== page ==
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Ed Sheeran involved in intellectual property litigation

When a person or company makes a creative work or other original idea, steps are often taken to protect that information or work. In many cases, such as with musicians, creative works become well known to the public, and without copyright protections, almost anyone could potentially take elements of a song and plagiarize them without repercussion. However, when someone infringes on a copyright, intellectual property litigation could ensue.

It was recently reported that a lawsuit is currently taking place in New York involving musician Ed Sheeran and the estate of Ed Townsend, who co-wrote the Marvin Gaye hit "Let's Get It On." In the suit, the estate claims that Sheeran plagiarized musical elements, like the bass line and overall harmonic rhythm, from "Let's Get It On" in his song "Thinking Out Loud." It was noted that a video exists of Sheeran easily switching between the two songs during a performance.

Protect your music and rights when you're a new musician

As a musician, there are many things you will do to try to create music that people will enjoy. You might write lyrics, create simple loops or create some tentative recordings of how a song might sound.

If you are going to be signed to a label, it's very important that you take the right steps to protect yourself and your creative rights.

Copyright law releases thousands of works to the public

Earlier this month, over 50,000 copyrighted works entered the public domain. It would not be surprising to know that some in New York may not even understand what that means since the last time books, movies, music and other created works entered the public domain was 1998. Nonetheless, many people have been waiting for the day when films by Charlie Chaplin, books by F. Scott Fitzgerald and songs by George Gershwin would outlive the protections afforded by U.S. copyright law.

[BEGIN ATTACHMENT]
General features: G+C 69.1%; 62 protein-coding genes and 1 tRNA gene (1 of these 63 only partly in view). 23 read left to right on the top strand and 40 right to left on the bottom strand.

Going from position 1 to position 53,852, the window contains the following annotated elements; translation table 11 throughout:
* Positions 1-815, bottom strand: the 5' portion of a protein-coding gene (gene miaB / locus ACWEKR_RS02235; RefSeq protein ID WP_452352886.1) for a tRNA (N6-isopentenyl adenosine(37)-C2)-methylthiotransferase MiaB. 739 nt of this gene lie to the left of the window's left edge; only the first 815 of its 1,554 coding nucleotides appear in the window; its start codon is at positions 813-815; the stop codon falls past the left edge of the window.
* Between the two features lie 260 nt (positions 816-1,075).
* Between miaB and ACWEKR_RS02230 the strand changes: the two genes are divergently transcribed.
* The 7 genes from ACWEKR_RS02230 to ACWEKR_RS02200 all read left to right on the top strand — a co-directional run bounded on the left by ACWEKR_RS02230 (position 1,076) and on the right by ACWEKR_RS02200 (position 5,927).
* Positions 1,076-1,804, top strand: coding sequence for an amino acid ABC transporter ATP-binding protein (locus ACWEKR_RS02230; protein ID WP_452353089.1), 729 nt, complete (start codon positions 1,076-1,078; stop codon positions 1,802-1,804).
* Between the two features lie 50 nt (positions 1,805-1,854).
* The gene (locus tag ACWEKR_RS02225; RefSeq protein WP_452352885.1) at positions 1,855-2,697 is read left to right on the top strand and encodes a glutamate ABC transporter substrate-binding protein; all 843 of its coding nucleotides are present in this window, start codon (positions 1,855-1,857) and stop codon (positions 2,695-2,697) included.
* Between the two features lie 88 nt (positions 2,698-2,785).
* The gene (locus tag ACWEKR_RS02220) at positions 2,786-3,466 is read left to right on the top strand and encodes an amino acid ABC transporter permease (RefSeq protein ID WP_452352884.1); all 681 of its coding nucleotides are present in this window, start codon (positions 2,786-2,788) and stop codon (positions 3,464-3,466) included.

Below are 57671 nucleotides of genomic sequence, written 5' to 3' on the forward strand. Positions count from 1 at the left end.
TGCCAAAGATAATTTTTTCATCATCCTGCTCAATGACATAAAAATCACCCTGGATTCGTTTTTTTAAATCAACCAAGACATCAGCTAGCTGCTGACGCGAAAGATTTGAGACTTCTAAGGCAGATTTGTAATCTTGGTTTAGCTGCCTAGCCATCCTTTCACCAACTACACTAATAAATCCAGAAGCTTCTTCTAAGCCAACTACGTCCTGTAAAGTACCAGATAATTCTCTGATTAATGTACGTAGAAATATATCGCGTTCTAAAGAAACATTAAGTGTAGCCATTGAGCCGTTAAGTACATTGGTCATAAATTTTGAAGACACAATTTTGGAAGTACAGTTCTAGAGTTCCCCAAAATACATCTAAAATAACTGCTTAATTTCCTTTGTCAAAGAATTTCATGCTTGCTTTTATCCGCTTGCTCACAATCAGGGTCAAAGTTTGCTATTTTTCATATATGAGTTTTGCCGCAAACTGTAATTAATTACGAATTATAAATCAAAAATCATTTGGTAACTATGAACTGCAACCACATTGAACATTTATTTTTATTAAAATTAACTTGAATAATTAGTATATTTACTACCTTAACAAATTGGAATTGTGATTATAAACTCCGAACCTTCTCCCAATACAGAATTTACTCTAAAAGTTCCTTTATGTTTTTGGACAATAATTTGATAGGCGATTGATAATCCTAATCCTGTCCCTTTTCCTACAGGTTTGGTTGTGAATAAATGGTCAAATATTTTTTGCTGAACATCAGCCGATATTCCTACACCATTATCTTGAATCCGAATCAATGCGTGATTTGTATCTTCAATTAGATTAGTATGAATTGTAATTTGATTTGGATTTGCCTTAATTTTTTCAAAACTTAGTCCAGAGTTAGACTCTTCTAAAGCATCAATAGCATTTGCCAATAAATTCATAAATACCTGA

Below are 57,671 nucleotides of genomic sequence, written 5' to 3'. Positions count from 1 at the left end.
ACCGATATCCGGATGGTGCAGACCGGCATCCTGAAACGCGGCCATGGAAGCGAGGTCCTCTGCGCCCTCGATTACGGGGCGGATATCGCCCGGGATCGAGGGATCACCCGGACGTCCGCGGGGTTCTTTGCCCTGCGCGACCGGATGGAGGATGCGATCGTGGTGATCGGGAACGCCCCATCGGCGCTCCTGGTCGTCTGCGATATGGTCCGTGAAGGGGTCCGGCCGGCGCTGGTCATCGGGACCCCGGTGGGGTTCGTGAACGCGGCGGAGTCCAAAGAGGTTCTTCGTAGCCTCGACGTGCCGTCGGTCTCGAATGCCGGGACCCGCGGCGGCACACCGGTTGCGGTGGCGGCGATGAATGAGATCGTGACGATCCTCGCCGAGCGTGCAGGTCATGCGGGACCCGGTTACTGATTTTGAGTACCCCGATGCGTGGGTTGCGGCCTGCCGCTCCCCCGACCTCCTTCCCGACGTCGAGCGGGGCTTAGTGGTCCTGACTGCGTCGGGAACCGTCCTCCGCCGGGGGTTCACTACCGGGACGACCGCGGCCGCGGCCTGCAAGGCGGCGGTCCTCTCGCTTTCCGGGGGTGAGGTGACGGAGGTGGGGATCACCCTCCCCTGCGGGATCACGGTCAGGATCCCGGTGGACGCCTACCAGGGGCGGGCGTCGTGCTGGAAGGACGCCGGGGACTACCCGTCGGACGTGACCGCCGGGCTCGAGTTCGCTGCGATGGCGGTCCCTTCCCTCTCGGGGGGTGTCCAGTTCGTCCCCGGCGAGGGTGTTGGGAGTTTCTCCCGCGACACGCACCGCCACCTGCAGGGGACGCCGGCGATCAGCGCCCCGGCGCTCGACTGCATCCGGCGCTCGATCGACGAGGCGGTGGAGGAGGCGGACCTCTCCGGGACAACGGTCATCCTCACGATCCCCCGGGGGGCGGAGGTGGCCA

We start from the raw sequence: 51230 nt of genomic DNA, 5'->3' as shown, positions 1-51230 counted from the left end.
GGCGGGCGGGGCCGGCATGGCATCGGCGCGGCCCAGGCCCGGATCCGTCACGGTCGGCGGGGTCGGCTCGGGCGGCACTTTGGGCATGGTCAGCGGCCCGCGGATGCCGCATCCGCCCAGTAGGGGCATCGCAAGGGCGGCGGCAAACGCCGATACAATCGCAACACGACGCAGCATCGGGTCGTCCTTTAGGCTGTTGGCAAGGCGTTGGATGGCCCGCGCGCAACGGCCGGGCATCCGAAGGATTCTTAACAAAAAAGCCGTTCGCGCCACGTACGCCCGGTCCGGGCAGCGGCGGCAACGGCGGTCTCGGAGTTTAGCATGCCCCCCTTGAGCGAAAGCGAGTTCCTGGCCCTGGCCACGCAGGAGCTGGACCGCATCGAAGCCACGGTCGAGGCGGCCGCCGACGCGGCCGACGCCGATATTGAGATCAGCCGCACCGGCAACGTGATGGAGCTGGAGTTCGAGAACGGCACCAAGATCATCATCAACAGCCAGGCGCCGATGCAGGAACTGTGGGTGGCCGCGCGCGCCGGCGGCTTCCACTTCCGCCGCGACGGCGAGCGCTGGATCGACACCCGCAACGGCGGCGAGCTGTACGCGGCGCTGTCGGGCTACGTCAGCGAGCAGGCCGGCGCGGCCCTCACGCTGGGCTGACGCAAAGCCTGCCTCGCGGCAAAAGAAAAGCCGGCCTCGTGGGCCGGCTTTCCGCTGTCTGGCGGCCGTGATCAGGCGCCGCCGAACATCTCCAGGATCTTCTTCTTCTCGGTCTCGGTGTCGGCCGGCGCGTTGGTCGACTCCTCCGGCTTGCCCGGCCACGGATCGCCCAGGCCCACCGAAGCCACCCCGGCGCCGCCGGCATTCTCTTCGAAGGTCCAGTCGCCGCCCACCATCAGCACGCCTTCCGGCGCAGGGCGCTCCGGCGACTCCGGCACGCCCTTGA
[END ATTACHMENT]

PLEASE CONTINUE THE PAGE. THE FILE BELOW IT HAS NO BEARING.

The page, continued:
Works in the public domain are available for the public to use without fear of violating someone's intellectual property rights. Copyright protection has an expiration date, originally about 75 years or one generation after the creator dies. Many of the works released at the beginning of the new year should have been released to the public in 1999. However, the year before, Congress extended the copyright protection for an additional 20 years.

3 legal myths: Find out the truth

There are many myths about legal representation that could color your opinion of attorneys. It's important to clear up myths so that you can protect yourself when you work with an attorney. You deserve to understand when an attorney is not working in your best interests or when there are problems with communication that come down to a conflict of interest or other issue that could be a sign of legal malpractice.

Not every high bill is a sign of malpractice, nor is an attorney being friends with an opposing attorney. Here's a little more on what you should know.

Disney says 'No worries' about intellectual property claims

Intellectual property law is complex to begin with, but certain claims often create a gray area that requires legal action to clarify. Intellectual property law, including trademarks and patents, allows one person or group to take legal action if someone else attempts to use and profit from a protected work. Trademark protection includes items such as a symbol, design or word that identifies the product. However, it may not always be clear how far that protection may go.

While most claims of trademark violation involve a financial interest, some entities have attempted to trademark words or phrases that are precious to groups for reasons other than money. For example, New York fans of Disney's "The Lion King" may enjoy singing along with the song "Hakuna Matata," a Swahili phrase that Disney trademarked 24 years ago. However, Zimbabwean activists now say Disney had no right to claim this phrase and that capitalizing on it is an insult to the Swahili people.

Teachers in intellectual property litigation over lesson plans